The next concern is how to go about freeing trade globally, considering both developed and LDC's. Currently the biggest forum for discussing free-trade issues is the WTO. While the WTO has been relatively successful in integrating the markets of developed nations, it has not been as successful in dealing with development issues. The Doha Development Round of the WTO has the stated goal of placing the needs of LDC's “at the heart” of the proceedings. This attempt has not been very successful. The problem is multi-faceted.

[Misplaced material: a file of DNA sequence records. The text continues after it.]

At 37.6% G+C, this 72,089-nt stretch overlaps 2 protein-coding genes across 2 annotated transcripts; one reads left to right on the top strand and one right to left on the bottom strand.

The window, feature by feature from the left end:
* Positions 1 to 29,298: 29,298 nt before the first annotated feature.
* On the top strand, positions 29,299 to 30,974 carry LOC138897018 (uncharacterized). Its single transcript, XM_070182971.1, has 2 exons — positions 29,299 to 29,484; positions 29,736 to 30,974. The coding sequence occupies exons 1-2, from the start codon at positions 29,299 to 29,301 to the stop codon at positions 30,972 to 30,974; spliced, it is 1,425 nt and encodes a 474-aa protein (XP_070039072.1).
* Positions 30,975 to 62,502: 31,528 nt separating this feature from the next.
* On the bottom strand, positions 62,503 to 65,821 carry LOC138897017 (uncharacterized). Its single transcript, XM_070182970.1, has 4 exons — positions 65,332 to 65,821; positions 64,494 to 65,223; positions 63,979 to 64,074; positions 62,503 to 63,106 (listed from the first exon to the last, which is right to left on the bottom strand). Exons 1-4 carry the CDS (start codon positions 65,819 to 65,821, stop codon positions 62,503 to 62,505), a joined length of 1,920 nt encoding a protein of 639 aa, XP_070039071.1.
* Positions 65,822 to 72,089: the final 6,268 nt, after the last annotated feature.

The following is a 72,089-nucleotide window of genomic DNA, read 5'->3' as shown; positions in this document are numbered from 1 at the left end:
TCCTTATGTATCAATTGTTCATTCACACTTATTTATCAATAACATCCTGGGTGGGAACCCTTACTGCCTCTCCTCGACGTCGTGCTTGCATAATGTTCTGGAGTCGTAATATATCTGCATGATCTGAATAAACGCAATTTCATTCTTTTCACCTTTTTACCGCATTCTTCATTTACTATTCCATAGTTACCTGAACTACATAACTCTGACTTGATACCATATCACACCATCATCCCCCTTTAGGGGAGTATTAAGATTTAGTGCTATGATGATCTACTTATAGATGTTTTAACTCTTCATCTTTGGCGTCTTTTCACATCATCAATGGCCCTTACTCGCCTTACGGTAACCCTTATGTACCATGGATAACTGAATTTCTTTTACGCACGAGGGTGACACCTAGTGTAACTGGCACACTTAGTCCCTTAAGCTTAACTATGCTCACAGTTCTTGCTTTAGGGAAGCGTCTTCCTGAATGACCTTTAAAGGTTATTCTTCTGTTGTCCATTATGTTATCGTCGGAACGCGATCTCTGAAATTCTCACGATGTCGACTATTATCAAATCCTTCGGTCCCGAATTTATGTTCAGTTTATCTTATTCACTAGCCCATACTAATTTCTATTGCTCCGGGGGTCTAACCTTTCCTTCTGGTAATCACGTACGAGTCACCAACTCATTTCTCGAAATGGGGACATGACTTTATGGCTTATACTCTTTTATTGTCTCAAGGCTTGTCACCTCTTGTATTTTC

First, developed nations, like the US and the EU, have very little short-term incentive to reduce protectionism. The solution to the first facet actually has to come from the political systems of developed nations. One of the problems with the Doha Round is that it has received very little media attention globally. The average citizen in the United States knows that the WTO exists but does not know that a “Development Round” is even happening (Shah). As a result there is little public pressure on the national government to act in the interest of global poverty reduction. Additionally, small but powerful (and more importantly loud) interest groups that have a vested interest in obstructing reforms that would benefit the globe have historically been relatively successful at curbing public opinion. A solution to this might be to adopt the same tactics that have been successful for those interest groups. Running advertisements and lobbying politicians is not an attractive solution, but it may be the best method to help the impoverished.